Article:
By Marci Foster
Bravely rushing into a burning building. Defending the defenseless. Standing strong when others might back down. Not hesitating when a life is at stake.
First responders are trained to put their lives on the line to protect the communities they serve. But for these exceptional men and women—police, firefighters, corrections officers, emergency medical responders, and military personnel—functioning at such a heightened state of alertness can take its toll on physical and emotional health, potentially resulting in increased incidence of anxiety, stress, depression, isolation, and anger. Left unidentified and untreated, these conditions can lead to a host of personal and professional issues.
“In addition to physical trauma, first responders may experience or witness horrific circumstances that can overwhelm their capacity to endure,” explains Michael Bizzarro, PhD, LCSW, director of Clinical Services for First Responders at Penn Medicine Princeton House Behavioral Health, and a former police officer. “The wounds sustained by first responders are often invisible. And more often than not, they experience traumatic events several times; and repeated exposure can have a cumulative effect.”
According to the national Substance Abuse and Mental Health Services Administration (SAMHSA), an estimated 30 percent of first responders develop behavioral health conditions such as depression, anxiety and post-traumatic stress disorder (PTSD), as compared to 20 percent of the general population. Addressing this disparity is the goal of Princeton House Behavioral Health’s First Responder Treatment Services program, the first and only program of its kind in New Jersey.
“As we approach the holidays—which can be an emotionally difficult time —the training we are conducting … will mean that each police department across New Jersey will have a trained officer who is prepared to throw a lifeline to officers in need and who will ultimately be trained to teach resiliency to every officer,” Attorney General Gurbir S. Grewal said last month in an announcement of a two-day Resiliency Summit for all law enforcement agencies in the state. “This is a turning point for law enforcement in New Jersey.”
To shape the resiliency training effort, nearly a decade ago the state of New Jersey created a task force to determine effective ways of providing more mental health and substance use disorder services in the state.
“As part of the task force’s efforts, law enforcement leaders met with Princeton House, and our program was born,” Dr. Bizzarro said. Since we began the program in 2013, we have helped about 1,200 first responders through the inpatient program. In the past year alone, we have also provided training to roughly 2,000 first responders, giving them a toolkit to significantly reduce their sense of isolation and work toward developing resilience.”
Police and fire departments, as well as departments of correction and other first responder groups can arrange for training sessions to help personnel recognize stressors and learn coping skills, including feeling safe to reach out for support when needed.
“First responders are trained to be protectors, so for some, seeking treatment goes against the pride they feel in being able to handle anything life sends their way,” Dr. Bizzarro said. “For some, treatment is surrender. But for many, for the first time in their lives, this type of surrender can be a life-long victory.”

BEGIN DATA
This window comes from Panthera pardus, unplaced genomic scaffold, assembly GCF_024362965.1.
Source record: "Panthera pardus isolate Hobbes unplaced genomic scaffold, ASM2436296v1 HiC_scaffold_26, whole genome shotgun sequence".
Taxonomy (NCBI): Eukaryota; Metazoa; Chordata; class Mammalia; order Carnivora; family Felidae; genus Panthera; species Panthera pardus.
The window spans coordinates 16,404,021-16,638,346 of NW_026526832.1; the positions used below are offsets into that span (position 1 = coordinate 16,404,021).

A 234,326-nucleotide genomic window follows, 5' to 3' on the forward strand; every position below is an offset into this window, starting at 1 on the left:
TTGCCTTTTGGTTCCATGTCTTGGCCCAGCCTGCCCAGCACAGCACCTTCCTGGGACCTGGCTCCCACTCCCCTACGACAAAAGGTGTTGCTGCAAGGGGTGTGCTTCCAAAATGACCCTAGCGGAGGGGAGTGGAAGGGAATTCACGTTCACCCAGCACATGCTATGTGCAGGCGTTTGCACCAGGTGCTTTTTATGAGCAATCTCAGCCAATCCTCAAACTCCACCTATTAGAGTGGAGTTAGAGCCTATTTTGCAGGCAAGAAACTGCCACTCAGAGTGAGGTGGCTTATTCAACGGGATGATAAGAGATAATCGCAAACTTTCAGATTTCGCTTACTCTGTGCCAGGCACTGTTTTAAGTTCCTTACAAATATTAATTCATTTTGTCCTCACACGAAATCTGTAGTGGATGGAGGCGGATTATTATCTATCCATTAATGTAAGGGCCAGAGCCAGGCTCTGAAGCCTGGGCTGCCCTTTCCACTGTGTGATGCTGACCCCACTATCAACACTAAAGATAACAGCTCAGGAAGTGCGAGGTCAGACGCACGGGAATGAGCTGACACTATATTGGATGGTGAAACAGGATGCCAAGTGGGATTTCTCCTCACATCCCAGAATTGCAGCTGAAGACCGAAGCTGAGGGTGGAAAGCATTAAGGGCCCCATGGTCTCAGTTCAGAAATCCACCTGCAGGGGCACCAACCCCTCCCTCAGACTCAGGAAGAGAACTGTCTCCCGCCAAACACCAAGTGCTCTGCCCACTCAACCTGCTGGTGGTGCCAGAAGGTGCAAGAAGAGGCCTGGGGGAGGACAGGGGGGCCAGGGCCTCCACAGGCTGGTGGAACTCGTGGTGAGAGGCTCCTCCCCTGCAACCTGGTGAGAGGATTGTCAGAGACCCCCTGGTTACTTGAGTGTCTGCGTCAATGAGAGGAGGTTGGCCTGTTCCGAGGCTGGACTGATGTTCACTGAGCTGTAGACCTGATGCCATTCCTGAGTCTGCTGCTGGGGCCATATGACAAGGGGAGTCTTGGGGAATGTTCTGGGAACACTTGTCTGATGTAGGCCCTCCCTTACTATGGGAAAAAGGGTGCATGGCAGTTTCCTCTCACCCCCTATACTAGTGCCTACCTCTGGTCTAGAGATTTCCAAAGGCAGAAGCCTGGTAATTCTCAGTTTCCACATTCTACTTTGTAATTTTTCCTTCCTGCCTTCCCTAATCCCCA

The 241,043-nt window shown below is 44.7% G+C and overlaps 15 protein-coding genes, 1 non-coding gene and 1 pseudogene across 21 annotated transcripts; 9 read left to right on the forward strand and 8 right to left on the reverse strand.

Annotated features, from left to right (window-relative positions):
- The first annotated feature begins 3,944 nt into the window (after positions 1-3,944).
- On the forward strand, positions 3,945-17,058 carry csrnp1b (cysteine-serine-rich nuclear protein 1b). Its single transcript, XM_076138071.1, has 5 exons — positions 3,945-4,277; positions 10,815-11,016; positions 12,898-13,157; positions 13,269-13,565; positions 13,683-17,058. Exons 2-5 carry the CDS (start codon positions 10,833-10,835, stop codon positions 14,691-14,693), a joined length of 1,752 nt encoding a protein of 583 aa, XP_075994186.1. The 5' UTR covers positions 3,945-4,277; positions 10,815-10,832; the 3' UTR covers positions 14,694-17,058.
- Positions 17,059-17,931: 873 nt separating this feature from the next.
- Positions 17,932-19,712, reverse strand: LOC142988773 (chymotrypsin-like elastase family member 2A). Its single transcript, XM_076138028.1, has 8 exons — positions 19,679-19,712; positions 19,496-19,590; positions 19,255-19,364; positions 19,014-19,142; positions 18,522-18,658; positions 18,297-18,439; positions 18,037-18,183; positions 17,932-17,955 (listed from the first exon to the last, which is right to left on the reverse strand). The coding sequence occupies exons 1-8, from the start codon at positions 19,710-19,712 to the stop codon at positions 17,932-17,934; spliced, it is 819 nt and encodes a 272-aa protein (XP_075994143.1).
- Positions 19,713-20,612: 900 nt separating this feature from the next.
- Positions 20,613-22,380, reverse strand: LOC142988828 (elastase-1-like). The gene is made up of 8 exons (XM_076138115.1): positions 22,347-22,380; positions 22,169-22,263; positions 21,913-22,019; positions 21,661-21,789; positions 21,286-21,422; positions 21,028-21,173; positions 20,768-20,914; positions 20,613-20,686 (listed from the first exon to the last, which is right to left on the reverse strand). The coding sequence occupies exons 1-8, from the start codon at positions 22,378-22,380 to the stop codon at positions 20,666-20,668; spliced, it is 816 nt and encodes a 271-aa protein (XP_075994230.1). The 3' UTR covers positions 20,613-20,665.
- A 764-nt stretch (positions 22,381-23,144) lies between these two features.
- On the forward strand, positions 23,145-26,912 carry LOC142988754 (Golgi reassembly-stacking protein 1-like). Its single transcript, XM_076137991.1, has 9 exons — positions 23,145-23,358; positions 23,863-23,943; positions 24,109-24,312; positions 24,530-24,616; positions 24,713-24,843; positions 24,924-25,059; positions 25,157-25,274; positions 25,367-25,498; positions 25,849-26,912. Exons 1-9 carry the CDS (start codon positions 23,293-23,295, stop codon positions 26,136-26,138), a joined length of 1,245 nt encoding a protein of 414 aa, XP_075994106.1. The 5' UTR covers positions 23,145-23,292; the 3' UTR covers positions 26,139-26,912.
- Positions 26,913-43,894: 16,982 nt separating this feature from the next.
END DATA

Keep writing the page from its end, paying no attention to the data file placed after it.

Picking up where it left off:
The program provides inpatient addiction and mental health services to address the unique behavioral health needs of police and corrections officers, military personnel, firefighters, paramedics, and EMTs.
Care is directed and provided by clinicians who have had law enforcement, military, and first responder experience. Treatment includes many facets such as individual and group therapy, family therapy and psychotherapy, medication management, nutrition counseling, expressive therapies, and a fitness gym.
For some, participation in this program is the first time they have been able to identify the wounds of the past and connect with behavioral health professionals who teach them coping skills and resiliency.
Dr. Bizzarro notes that a first responder who is having difficulty after a traumatic event may start behaving in ways that are inconsistent with their normal personality. Physical changes may include trouble sleeping or exhaustion, no matter how much sleep they get. Behavioral changes could include irritability, angry outbursts, or panic attacks.
For many first responders, often a significant amount of time passes before they seek help. “It is extremely important for first responders to realize they need to pull another individual into the equation to help them cope with the pressures that are inherent in their roles as protectors,” he said. “They need to be able to share the burden with someone they can trust, and we are here to be that someone.”
To learn more about Princeton House Behavioral Health’s First Responder Treatment Services, visit www.princetonhouse.org/firstresponders.
If you or someone you know is experiencing suicidal thoughts, contact a mental health professional. The National Suicide Prevention Lifeline is confidential and available 24 hours per day, 7 days per week to provide support, information, and local resources. Call 1-800-273-8255. The free crisis text line is also available for those in crisis to connect with a trained crisis counselor via text message at 741-741. Text HOME to 741-741 from anywhere in the United States support.